RT: What programmmes is the ministry running to promote respect for human rights?

MM: Remember I said ours is to co-ordinate and it includes educational programmes to different government departments and units. For instance, we sometimes target police officers or law enforcement officers in general on the respect for human rights and capacitate them on issues such as handling of suspects while also observing human rights principles. We also educate correctional services officers on compliance with human rights standards. On top of that, we sometimes target Parliamentarians and remind them that when making laws they should take into consideration people’s human rights.

We are also involved in the co-ordination for establishment of human rights institutions knowing that the institutions are important because some violations are done by the state itself. In order to curb those violations, we need independent bodies such as a Human Rights Commission which will play a huge role in the protection and promotion of human rights and to complement us as a division.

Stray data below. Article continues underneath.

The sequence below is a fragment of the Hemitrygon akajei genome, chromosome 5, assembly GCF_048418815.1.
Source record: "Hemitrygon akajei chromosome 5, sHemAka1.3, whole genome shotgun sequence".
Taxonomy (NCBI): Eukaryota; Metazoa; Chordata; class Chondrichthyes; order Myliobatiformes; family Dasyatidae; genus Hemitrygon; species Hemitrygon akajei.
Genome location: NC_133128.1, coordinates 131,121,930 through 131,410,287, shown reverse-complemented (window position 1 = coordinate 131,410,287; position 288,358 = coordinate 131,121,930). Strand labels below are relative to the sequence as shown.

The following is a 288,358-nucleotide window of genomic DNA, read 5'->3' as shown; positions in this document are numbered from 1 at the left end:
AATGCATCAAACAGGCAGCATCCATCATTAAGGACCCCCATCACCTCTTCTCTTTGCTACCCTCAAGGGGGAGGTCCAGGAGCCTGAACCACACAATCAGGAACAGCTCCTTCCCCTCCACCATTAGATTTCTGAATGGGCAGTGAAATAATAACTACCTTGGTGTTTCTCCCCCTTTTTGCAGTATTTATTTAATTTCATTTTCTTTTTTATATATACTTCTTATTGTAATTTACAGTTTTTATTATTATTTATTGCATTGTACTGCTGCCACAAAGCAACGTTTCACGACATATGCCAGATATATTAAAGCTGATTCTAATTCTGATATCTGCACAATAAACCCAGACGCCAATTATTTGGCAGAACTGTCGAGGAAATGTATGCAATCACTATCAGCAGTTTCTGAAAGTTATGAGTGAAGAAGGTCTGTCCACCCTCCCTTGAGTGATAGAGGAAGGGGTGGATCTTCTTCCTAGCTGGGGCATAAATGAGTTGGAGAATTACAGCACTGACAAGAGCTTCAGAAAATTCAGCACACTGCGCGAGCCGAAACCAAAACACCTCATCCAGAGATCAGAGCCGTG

Presently, our capacity is limited due to resources. As a unit, we are a team of only three; we are centralised and even if we wanted to run several programmes we don’t just sit down and say we are limited but we partner with civil societies already engaged in the work and that is how we expand our capacity. 

RT: What is the Unit/ministry’s approach when there are human rights violations?

MM: We advise the parties involved regarding measures that have to be taken. Parties can either be individuals, groups or institutions both private and public even businesses.

RT: Are the current laws we have protecting people’s rights sufficiently or would you suggest improvements?

MM: As I have mentioned earlier, promotion, protection and realization of human rights is progressive. There is need for improvement in relation to laws, policies, implementation strategies to speed up the country’s process to proactively and reactively respond to human rights issues sufficiently. I can make an example of the Chapter 2 of our Constitution which does not recognize the socio-economic rights and collective rights as rights defendable before the courts of law. This approach by our constitution is comparatively not human rights progressive.